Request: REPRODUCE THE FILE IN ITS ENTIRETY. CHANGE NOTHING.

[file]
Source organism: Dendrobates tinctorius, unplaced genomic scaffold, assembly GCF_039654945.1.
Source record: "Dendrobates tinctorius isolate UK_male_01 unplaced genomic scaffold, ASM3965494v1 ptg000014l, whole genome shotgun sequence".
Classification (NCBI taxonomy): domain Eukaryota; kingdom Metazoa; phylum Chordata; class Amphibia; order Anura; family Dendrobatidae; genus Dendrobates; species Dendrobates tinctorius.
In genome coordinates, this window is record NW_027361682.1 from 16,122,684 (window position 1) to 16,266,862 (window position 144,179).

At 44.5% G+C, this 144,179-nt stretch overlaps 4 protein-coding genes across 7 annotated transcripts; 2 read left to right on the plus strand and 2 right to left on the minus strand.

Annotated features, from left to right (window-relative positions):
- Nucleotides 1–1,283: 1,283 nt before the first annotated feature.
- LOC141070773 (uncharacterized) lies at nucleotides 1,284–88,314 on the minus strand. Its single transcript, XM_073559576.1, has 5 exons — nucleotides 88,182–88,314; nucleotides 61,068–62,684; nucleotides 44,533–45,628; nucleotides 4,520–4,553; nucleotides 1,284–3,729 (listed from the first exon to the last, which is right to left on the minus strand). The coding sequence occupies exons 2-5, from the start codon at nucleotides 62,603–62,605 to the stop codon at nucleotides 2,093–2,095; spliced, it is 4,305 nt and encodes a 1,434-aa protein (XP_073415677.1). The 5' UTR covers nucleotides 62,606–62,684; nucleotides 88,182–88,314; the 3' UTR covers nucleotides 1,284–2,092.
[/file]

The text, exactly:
Source organism: Dendrobates tinctorius, unplaced genomic scaffold, assembly GCF_039654945.1.
Source record: "Dendrobates tinctorius isolate UK_male_01 unplaced genomic scaffold, ASM3965494v1 ptg000014l, whole genome shotgun sequence".
Classification (NCBI taxonomy): domain Eukaryota; kingdom Metazoa; phylum Chordata; class Amphibia; order Anura; family Dendrobatidae; genus Dendrobates; species Dendrobates tinctorius.
In genome coordinates, this window is record NW_027361682.1 from 16,122,684 (window position 1) to 16,266,862 (window position 144,179).

At 44.5% G+C, this 144,179-nt stretch overlaps 4 protein-coding genes across 7 annotated transcripts; 2 read left to right on the plus strand and 2 right to left on the minus strand.

Annotated features, from left to right (window-relative positions):
- Nucleotides 1–1,283: 1,283 nt before the first annotated feature.
- LOC141070773 (uncharacterized) lies at nucleotides 1,284–88,314 on the minus strand. Its single transcript, XM_073559576.1, has 5 exons — nucleotides 88,182–88,314; nucleotides 61,068–62,684; nucleotides 44,533–45,628; nucleotides 4,520–4,553; nucleotides 1,284–3,729 (listed from the first exon to the last, which is right to left on the minus strand). The coding sequence occupies exons 2-5, from the start codon at nucleotides 62,603–62,605 to the stop codon at nucleotides 2,093–2,095; spliced, it is 4,305 nt and encodes a 1,434-aa protein (XP_073415677.1). The 5' UTR covers nucleotides 62,606–62,684; nucleotides 88,182–88,314; the 3' UTR covers nucleotides 1,284–2,092.